For ignorant Republicans – leaders and base included – liberals and progressives are somehow both Nazis and Communists, and oddly enough, at the same time, Caliphate-loving terrorists, as though any one of the three could be equated with the others.
Orson Scott Card, Mormon and sci fi author, as well as being a foe of LGBT rights, is also an Obama hater, and one of those who likes to play the Hitler card. Four months ago he said, “Like Hitler, he [Obama] needs a powerful domestic army to terrify any opposition that might arise.”
Like Hitler, he [Obama] needs a powerful domestic army to terrify any opposition that might arise…The National Police will be recruited from “young out-of-work urban men” and it will be hailed as a cure for the economic malaise of the inner cities. In other words, Obama will put a thin veneer of training and military structure on urban gangs, and send them out to channel their violence against Obama’s enemies.
Never mind that Obama neither needs nor has a powerful domestic army – or any domestic army – for people like Card, who operate by generating fear, even the suggestion is enough.
Far from being punished for saying such stupid and dishonest things, Card was rewarded last week by being appointed to the UNC -TV Board of Trustees by Republican state Senate President Pro Tem Phil Berger. Said Chairman Robb Teer,
We are pleased to welcome Mr. Card to the UNC-TV Board of Trustees. We are grateful for his willingness to serve and look forward to working with him to continue providing the people of our state with enriching, life-changing television in these challenging times.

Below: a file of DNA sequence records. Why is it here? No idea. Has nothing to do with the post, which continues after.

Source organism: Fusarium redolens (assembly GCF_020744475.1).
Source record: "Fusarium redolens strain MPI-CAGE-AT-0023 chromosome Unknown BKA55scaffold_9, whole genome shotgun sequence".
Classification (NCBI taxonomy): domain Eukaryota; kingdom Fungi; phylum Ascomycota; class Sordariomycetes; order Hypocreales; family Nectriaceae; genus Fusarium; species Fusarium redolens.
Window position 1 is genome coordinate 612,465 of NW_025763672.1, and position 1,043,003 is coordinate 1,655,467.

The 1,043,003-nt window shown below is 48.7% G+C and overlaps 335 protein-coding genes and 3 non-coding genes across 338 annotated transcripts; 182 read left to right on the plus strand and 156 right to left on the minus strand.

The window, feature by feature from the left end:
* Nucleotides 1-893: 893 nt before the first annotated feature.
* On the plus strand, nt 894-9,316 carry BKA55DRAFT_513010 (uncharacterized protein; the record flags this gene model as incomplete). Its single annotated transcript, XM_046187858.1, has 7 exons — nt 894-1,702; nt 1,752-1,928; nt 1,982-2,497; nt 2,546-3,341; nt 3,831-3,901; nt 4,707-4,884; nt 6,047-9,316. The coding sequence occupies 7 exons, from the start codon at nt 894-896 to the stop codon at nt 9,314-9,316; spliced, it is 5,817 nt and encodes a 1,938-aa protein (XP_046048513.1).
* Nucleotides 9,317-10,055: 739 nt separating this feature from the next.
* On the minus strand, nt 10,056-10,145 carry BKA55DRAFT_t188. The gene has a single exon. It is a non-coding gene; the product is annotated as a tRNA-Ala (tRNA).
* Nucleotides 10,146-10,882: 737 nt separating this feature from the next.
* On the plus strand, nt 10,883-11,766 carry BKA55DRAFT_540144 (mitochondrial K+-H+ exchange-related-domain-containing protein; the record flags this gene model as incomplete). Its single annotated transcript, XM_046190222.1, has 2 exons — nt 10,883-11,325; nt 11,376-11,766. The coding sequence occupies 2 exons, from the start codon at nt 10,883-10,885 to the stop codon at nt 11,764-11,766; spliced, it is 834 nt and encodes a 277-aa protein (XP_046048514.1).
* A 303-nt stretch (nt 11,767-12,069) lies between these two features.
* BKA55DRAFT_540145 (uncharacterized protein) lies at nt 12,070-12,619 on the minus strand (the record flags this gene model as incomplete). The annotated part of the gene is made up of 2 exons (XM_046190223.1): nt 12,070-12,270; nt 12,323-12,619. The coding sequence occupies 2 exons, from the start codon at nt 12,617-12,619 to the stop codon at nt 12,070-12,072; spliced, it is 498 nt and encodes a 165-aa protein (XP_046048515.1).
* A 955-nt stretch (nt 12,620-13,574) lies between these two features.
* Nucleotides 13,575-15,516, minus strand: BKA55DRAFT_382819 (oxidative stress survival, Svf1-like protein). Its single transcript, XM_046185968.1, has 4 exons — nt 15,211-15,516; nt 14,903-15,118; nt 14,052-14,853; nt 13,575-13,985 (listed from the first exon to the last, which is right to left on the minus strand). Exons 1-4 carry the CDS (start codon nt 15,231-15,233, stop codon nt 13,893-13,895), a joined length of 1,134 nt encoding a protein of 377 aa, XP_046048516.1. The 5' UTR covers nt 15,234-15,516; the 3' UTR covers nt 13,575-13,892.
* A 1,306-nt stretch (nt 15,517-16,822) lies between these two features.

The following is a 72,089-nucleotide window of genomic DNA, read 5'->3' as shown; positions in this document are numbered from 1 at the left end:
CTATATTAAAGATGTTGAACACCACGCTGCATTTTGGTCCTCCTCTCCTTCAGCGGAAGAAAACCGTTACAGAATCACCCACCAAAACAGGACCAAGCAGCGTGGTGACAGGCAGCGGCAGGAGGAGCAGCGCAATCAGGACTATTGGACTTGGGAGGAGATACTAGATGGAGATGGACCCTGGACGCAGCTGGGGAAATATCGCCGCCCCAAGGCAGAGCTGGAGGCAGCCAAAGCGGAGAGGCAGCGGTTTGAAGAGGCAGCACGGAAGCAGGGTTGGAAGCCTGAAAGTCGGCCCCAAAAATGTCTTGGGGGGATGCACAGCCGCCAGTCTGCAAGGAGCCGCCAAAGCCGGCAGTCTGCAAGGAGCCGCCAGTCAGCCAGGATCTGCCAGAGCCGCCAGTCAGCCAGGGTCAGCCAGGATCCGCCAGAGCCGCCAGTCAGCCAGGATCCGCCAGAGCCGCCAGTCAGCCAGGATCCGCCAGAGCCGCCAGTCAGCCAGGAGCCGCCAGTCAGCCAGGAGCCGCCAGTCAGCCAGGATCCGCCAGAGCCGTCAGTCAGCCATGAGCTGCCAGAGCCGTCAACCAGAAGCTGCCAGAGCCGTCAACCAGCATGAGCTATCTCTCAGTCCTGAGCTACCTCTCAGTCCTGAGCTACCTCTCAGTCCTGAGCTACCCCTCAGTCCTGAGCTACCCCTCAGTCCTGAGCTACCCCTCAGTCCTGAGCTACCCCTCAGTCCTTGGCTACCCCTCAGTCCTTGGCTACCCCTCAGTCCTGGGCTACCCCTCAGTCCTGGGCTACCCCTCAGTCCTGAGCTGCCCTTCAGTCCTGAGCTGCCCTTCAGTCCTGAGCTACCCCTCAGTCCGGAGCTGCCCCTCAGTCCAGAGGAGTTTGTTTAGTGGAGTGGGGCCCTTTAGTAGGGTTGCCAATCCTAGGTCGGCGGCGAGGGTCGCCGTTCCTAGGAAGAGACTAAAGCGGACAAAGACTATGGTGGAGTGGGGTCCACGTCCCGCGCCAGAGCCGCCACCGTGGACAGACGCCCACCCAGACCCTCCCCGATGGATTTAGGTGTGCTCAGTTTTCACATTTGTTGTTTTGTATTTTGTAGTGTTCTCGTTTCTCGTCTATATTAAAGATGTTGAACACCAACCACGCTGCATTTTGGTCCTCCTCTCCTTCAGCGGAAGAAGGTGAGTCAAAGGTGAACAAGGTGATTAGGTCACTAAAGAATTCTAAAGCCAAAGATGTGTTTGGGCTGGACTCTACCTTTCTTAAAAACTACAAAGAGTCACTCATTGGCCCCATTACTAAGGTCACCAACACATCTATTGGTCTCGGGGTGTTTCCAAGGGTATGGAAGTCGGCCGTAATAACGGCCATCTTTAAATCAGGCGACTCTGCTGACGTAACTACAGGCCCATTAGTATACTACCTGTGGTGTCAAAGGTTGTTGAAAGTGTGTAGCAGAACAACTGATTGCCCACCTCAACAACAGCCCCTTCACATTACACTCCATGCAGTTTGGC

Apparently, some Republicans think public television should reflect their hate-filled and inflammatory rhetoric – which happens to be a very Hitler-like move, and one, no doubt, of which Der Führer would have approved.
The use of these terms demonstrates that conservatives who apply them haven’t the faintest idea what they are talking about. Communism is an extreme left wing ideology, while Nazism is an extreme right-wing ideology. The two hated each other as only extremists can.
The Nazi hymn, the Horst Wessel Lied, reveals the degree of antipathy existing between the two in its first verse:
Die Fahne hoch die Reihen fest geschlossen
S. A. marschiert mit ruhig festem Schritt
Kam’raden die Rotfront und Reaktion erschossen
Marschier’n im Geist in unsern Reihen mit
Flag high, ranks closed,
The S.A. marches with silent solid steps.
Comrades shot by the red front and reaction
march in spirit with us in our ranks.
People like Glenn Beck and our various religious zealots fling words like “Communist” and “Nazi” around because they generate negative emotion. None of it has to make any sense. In fact, they don’t want to make any sense. They just want to stoke levels of fear and hatred, which is, as it turns out, very Nazi and very Hitler-like of them.
This absurd mixing and matching of labels is supposed to magnify the fear and danger. So we run into people like Matt Barber who wants to equate Paganism with secularism, and Patrick Henry College professor Stephen Baskerville, who in demonizing both feminism and Islam, rationalizes how a group can be both one thing and another by invoking Hitler and Stalin: